The album was critically acclaimed at the time of release, especially in the US rock press.[31] It was favourably compared to contemporary works, namely Tommy by The Who, released earlier in the year.[31] In Rolling Stone magazine, Arthur was spotlighted in its lead section, with back-to-back reviews by Mike Daly and Greil Marcus.[28] Daly called it "an album that is a masterpiece on every level: Ray Davies' finest hour, the Kinks' supreme achievement".[2] Rolling Stone reviewer J.R. Young also praised the record, and said: "Less ambitious than Tommy, and far more musical ... Arthur is by all odds the best British album of 1969. It shows that Pete Townshend still has worlds to conquer and that The Beatles have a lot of catching up to do." A review by Sal Imam ran in Boston's Fusion magazine read that "If Tommy was the greatest rock opera, then Arthur most surely is the greatest rock musical."[28][31] Writing in his Consumer Guide column of The Village Voice, Robert Christgau gave the record a positive review, saying, although Ray Davies' lyrics could get "preachy at times", that the album featured "excellent music and production".[32]

Reception in the UK was not as warm, although reviews were still generally positive.[31] Disc & Music Echo commented that "Arthur works as a complete score because it is basic and simple and pleasing to the ear, and powerfully conjures up pictures in the eye."[3] Melody Maker seconded Mike Daly's comments in Rolling Stone, again calling it "Ray Davies' finest hour", and adding that it was "beautifully British to the core".[3] Doug Hinman would later comment on the album's reception in Britain: "In the British music press there [was] less celebration, and coverage [was] relatively routine, though everyone saw the rock opera angle."[31]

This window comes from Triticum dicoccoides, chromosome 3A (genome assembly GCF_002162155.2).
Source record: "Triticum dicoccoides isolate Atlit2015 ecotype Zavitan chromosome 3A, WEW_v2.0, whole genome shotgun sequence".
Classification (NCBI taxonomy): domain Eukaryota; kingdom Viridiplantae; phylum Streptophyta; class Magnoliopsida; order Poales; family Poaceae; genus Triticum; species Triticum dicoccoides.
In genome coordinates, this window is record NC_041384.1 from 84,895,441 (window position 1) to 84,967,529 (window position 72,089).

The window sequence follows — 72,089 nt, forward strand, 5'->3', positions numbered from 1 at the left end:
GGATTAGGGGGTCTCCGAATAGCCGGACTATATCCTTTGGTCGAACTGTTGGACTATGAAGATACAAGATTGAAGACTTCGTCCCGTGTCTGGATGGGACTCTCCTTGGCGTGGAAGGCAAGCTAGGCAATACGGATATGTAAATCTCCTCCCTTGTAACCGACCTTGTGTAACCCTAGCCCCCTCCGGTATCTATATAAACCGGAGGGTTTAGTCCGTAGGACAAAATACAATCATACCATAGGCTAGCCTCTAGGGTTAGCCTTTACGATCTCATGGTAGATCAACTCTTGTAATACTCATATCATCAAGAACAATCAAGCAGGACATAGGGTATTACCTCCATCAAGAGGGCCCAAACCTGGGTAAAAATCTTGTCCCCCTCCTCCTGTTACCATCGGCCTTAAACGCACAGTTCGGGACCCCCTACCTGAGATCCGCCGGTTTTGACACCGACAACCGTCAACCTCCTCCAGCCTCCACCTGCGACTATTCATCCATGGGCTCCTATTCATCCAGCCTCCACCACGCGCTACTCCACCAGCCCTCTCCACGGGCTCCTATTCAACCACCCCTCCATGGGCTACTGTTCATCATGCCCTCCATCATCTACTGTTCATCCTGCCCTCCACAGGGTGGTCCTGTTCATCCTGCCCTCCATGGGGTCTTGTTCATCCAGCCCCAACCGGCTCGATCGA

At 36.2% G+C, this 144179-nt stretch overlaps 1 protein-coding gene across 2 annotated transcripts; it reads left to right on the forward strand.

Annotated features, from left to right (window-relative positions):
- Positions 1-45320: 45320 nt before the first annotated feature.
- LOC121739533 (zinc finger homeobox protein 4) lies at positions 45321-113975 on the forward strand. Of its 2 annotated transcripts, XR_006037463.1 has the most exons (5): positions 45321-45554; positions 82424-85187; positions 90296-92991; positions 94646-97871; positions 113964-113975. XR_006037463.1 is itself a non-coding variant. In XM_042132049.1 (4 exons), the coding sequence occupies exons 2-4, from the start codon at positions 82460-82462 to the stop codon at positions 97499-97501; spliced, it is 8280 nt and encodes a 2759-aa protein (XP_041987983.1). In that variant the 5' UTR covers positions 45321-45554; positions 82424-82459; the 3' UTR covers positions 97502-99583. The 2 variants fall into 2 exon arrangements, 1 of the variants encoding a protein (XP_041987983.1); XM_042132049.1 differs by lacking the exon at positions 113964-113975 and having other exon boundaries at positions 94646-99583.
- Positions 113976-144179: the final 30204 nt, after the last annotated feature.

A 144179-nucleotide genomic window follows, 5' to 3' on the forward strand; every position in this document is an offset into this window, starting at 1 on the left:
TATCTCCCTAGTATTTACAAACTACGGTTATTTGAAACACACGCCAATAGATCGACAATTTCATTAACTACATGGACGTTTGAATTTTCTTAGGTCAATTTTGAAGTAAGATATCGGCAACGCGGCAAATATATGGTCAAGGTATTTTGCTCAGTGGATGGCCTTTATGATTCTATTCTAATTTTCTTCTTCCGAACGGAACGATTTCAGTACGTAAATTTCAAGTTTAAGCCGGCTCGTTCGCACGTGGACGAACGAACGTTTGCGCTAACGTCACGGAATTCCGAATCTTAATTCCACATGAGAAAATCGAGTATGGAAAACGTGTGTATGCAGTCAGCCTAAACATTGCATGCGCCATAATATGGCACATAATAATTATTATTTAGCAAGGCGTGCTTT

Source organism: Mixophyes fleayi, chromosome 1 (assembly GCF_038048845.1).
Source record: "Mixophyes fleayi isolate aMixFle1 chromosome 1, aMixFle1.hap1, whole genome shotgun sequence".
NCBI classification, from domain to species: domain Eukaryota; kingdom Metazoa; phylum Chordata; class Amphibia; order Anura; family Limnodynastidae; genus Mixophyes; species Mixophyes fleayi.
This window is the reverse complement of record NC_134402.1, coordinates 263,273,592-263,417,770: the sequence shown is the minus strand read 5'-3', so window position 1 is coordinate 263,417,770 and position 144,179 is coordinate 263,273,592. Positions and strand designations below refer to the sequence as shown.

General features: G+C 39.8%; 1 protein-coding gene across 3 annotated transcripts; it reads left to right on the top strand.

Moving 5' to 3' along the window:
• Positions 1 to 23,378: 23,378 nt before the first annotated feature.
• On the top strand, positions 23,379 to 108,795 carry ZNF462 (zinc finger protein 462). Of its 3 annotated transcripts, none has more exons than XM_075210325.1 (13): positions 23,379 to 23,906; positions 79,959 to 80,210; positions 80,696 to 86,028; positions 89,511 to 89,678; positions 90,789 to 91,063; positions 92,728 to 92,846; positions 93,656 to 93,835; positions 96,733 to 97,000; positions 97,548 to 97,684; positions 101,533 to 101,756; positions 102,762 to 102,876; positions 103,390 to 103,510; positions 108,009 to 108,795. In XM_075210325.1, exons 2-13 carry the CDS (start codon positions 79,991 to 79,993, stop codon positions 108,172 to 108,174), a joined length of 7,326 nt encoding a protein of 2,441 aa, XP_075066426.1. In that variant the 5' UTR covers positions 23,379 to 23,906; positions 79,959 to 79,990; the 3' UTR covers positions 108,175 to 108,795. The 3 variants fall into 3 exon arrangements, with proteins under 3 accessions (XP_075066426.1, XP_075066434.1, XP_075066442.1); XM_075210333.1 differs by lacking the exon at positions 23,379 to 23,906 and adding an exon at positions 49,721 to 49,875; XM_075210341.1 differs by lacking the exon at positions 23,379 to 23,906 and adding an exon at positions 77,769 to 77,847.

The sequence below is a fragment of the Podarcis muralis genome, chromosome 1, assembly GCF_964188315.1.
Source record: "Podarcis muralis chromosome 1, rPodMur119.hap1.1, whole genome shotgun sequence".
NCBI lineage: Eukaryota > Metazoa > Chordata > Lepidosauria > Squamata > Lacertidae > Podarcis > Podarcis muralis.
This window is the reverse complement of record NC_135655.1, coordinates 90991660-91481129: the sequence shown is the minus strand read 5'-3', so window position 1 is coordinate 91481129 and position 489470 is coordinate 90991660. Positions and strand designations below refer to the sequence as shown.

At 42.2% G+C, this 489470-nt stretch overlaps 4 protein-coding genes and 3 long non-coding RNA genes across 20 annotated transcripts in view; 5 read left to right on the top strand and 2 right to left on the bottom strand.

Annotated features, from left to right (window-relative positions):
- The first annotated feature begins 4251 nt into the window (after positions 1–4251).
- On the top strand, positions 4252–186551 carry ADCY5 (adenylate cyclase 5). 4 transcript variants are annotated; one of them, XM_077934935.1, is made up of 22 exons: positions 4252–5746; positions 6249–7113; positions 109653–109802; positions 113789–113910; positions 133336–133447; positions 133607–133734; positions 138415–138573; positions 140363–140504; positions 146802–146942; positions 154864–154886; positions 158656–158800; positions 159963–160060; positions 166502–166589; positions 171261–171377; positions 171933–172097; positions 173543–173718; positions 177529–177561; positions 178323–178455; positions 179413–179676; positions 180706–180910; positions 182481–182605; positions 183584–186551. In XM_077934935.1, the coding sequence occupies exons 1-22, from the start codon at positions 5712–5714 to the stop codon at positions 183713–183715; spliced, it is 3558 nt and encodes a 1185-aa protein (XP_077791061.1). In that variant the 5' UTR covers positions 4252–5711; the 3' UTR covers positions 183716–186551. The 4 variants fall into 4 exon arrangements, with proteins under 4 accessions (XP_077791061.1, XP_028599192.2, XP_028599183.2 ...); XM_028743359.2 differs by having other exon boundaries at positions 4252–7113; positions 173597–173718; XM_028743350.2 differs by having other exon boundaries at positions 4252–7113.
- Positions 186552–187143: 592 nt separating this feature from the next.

Recent reception

Professional ratings
Review scores
Robert ChristgauA−[32]
Rolling StoneFavourable[2]
The Rolling Stone Album Guide[35]

Today the album receives generally positive reviews. Stephen Thomas Erlewine of Allmusic stated that Arthur was "one of the most effective concept albums in rock history, as well as one of the best and most influential British pop records of its era",[33] and in 2003 Matt Golden of Stylus called it "the best rock opera ever".[23] Switch magazine included Arthur on their "100 Best Albums of the 20th Century" in 1999, and in 2003 Mojo featured the album on their list of the "Top 50 Most Eccentric Albums".[36] The album was also included in the book 1001 Albums You Must Hear Before You Die.[37]

Story and theme

"Arthur", the last track on the album. The lyrics sum up the entire plot line of the album, retelling the story of Arthur Morgan. It is also notable that Dave Davies takes over lead vocal duties on the first verse: "Arthur was born just a plain simple man/In a plain simple working class position/Though the world was hard and its ways were set/He was young and he had so much ambition."[38]

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The story is partially inspired by the Davies brothers' older sister Rose, who emigrated to Australia in 1964 with her husband Arthur Anning.[39] Her departure devastated Ray Davies, and it inspired him to write the song "Rosie Won't You Please Come Home", included on the 1966 album Face to Face.[39] The lead character in the album, the fictional Arthur Morgan—modeled after Arthur Anning—is a carpet layer whose family's plight in the opportunity-poor setting of post-war England is depicted.[29][39] Writer Julian Mitchell detailed the story line and characters in depth, explaining in the liner notes for the album's LP release:

Arthur Morgan ... lives in a London suburb in a house called Shangri-La, with a garden and a car and a wife called Rose and a son called Derek who's married to Liz, and they have these two very nice kids, Terry and Marilyn. Derek and Liz and Terry and Marilyn are emigrating to Australia. Arthur did have another son, called Eddie. He was named for Arthur's brother, who was killed in the battle of the Somme. Arthur's Eddie was killed, too—in Korea.[29]